That 'twaddle' is called international law. Specifically the UN Convention on Refugees of which the US (and all those other countries) are signatories. They HAVE to take - because they promised the world they WOULD take and NOT taking is a violation of an international treaty and technically an act of war.

Comment Re:The U.S. ain't perfect, but... (Score 1) 522

> Nowhere else in the world has the robust guarantees of free speech that America has
Bullshit. Freedom of speech is a constitutional right in a huge number of countries. And nobody has them robust - INCLUDING the USA, they just have different priorities about what they consider needs to be restricted. In America you can't show sex on public TV in daytime, in Germany you can show fetish porn in the lunchtime show. In South Africa you aren't allowed to commit hate speech, but then with only a minor bit of differences you can't do that in the USA either.

Nowhere in the world is free speech an absolute right and the US does NOT in fact have an above average level of protection for it - only Americans believe that, no scratch that, only Americans who are flagrantly ignorant of the world believe that - those Americans who can find Germany on a map are not that ignorant.

Comment Please note (Score 1) 522

"a global community of technologists, civil society groups and internet users" is a list that does not include any governments - authoritarian or otherwise.

This is REDUCING the number of governments who can do harm to the internet - not increasing it. Just because the US has not previously abused this power does not mean we should trust that no future US government would do so. Hell there is a presidential candidate right now who has previously expressed a desire to massively censor the internet - "coincidentally", that candidate is the same one who opposes this move...

Comment Re:Shows the lengths.... (Score 1) 170

Think for a second. Lung cancer progressively impacts your ability to breath meaning you get less and less oxygen meaning your heart has to work harder and harder moving blood around faster to keep supplying oxygen to your organs.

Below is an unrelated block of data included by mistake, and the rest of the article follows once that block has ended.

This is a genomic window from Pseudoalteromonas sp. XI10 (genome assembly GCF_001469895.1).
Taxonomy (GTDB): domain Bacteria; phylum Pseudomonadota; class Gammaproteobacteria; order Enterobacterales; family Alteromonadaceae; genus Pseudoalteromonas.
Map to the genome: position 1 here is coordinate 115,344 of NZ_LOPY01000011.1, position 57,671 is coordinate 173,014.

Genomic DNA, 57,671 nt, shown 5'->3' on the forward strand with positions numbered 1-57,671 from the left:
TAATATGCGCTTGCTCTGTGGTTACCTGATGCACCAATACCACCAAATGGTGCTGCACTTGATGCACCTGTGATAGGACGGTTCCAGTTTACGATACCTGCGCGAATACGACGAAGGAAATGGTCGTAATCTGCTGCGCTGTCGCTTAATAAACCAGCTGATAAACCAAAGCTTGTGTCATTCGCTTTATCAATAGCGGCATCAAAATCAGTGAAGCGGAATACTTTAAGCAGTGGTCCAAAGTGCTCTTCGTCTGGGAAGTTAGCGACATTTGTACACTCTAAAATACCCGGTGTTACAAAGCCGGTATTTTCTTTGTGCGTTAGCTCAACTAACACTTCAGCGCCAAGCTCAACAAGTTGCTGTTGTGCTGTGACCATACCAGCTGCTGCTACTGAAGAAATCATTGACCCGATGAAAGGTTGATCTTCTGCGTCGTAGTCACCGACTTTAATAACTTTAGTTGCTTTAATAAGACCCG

It's not even controversial that lung cancer patients often die of heart disease by wearing their hearts out before the lung cancer itself can kill them, it's a common fact. When the lung cancer is from smoking - which also can contribute to heart failure (though this was not widely known at the time) - the combination is pretty much guaranteed. You take an already damaged heart and make it work three times as hard as it otherwise would - it's going to fail fast.

There is a common line in biology (at least among warm-blooded creatures) that a heart is only good for about a billion beats. The longevity of a species is directly tied to how long it takes them to hit that number. Elephants have slow hearts and live many decades. Starlings have rapid hearts beating over 200 times a second - and live less than 2 years.
And alone of all species on the planet - humans actively try to increase their heartbeat and work their muscles more than they bare minimum. No other animal does that. No lion runs except when the hunt requires it. No antelope goes above a walk unless it's being chased. Because every time you use a muscle it is damaged, you get micro-injuries on every movement and the more you use it the worse it becomes - muscles wear out, the heart is no exception. Every other animal tries to spare their muscles as much as possible by living their lives as sedentary as they can - and use them only when it's required to find food or escape being it.
Humans alone use them for the sake of using them. Humans alone think 'excercise' is a GOOD idea.

Comment Re:BWAH-HA-HA-HA-HA!!! (Score 3, Insightful) 257

> What we have is an epidemic of cancer

Nope. We really don't. The increase in cancer cases over time tracks *exactly* the increases in human lifespan. We've always been equally prone to it (barring isolated and regionally limited edge-cases) - but until quite recently almost everybody got killed by something else first.
Now that we survive most virusses, bacteria and parasites and have basically eradicated just about all our natural predators (with the exception of the mosquito) - we actually live long enough for cancer to happen, and the more people live long - the more get it.